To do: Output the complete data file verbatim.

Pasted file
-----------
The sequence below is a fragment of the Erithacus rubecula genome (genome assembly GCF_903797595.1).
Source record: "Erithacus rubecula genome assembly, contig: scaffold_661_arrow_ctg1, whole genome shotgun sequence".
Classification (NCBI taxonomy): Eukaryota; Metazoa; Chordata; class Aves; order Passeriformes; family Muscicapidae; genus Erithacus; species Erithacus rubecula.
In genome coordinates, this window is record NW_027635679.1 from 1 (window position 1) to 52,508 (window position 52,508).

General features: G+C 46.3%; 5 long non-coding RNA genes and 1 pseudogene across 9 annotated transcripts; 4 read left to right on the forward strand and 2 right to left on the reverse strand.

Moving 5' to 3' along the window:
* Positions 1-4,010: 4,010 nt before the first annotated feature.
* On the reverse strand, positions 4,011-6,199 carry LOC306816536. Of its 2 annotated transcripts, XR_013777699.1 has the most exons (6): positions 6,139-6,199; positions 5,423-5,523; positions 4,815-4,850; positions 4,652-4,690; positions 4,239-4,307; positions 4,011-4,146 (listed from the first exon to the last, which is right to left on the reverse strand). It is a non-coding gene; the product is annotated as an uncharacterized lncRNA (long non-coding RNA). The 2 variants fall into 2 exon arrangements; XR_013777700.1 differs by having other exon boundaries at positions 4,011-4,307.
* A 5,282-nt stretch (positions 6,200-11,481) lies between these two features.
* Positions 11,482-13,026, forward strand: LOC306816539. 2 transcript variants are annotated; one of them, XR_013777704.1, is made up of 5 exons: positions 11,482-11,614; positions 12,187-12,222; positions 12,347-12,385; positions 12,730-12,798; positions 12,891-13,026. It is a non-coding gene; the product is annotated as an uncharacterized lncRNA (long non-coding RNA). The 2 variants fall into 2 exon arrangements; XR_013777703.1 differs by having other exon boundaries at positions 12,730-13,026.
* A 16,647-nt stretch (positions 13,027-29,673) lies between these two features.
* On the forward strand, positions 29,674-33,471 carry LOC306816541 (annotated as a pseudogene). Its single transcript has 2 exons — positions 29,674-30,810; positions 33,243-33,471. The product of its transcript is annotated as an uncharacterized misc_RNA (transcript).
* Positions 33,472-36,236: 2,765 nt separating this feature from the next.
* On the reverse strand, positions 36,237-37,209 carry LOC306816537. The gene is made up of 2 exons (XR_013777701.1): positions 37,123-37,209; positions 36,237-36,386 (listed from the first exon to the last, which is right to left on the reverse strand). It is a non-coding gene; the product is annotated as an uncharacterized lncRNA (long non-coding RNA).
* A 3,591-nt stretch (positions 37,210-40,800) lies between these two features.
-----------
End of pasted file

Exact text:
The sequence below is a fragment of the Erithacus rubecula genome (genome assembly GCF_903797595.1).
Source record: "Erithacus rubecula genome assembly, contig: scaffold_661_arrow_ctg1, whole genome shotgun sequence".
Classification (NCBI taxonomy): Eukaryota; Metazoa; Chordata; class Aves; order Passeriformes; family Muscicapidae; genus Erithacus; species Erithacus rubecula.
In genome coordinates, this window is record NW_027635679.1 from 1 (window position 1) to 52,508 (window position 52,508).

General features: G+C 46.3%; 5 long non-coding RNA genes and 1 pseudogene across 9 annotated transcripts; 4 read left to right on the forward strand and 2 right to left on the reverse strand.

Moving 5' to 3' along the window:
* Positions 1-4,010: 4,010 nt before the first annotated feature.
* On the reverse strand, positions 4,011-6,199 carry LOC306816536. Of its 2 annotated transcripts, XR_013777699.1 has the most exons (6): positions 6,139-6,199; positions 5,423-5,523; positions 4,815-4,850; positions 4,652-4,690; positions 4,239-4,307; positions 4,011-4,146 (listed from the first exon to the last, which is right to left on the reverse strand). It is a non-coding gene; the product is annotated as an uncharacterized lncRNA (long non-coding RNA). The 2 variants fall into 2 exon arrangements; XR_013777700.1 differs by having other exon boundaries at positions 4,011-4,307.
* A 5,282-nt stretch (positions 6,200-11,481) lies between these two features.
* Positions 11,482-13,026, forward strand: LOC306816539. 2 transcript variants are annotated; one of them, XR_013777704.1, is made up of 5 exons: positions 11,482-11,614; positions 12,187-12,222; positions 12,347-12,385; positions 12,730-12,798; positions 12,891-13,026. It is a non-coding gene; the product is annotated as an uncharacterized lncRNA (long non-coding RNA). The 2 variants fall into 2 exon arrangements; XR_013777703.1 differs by having other exon boundaries at positions 12,730-13,026.
* A 16,647-nt stretch (positions 13,027-29,673) lies between these two features.
* On the forward strand, positions 29,674-33,471 carry LOC306816541 (annotated as a pseudogene). Its single transcript has 2 exons — positions 29,674-30,810; positions 33,243-33,471. The product of its transcript is annotated as an uncharacterized misc_RNA (transcript).
* Positions 33,472-36,236: 2,765 nt separating this feature from the next.
* On the reverse strand, positions 36,237-37,209 carry LOC306816537. The gene is made up of 2 exons (XR_013777701.1): positions 37,123-37,209; positions 36,237-36,386 (listed from the first exon to the last, which is right to left on the reverse strand). It is a non-coding gene; the product is annotated as an uncharacterized lncRNA (long non-coding RNA).
* A 3,591-nt stretch (positions 37,210-40,800) lies between these two features.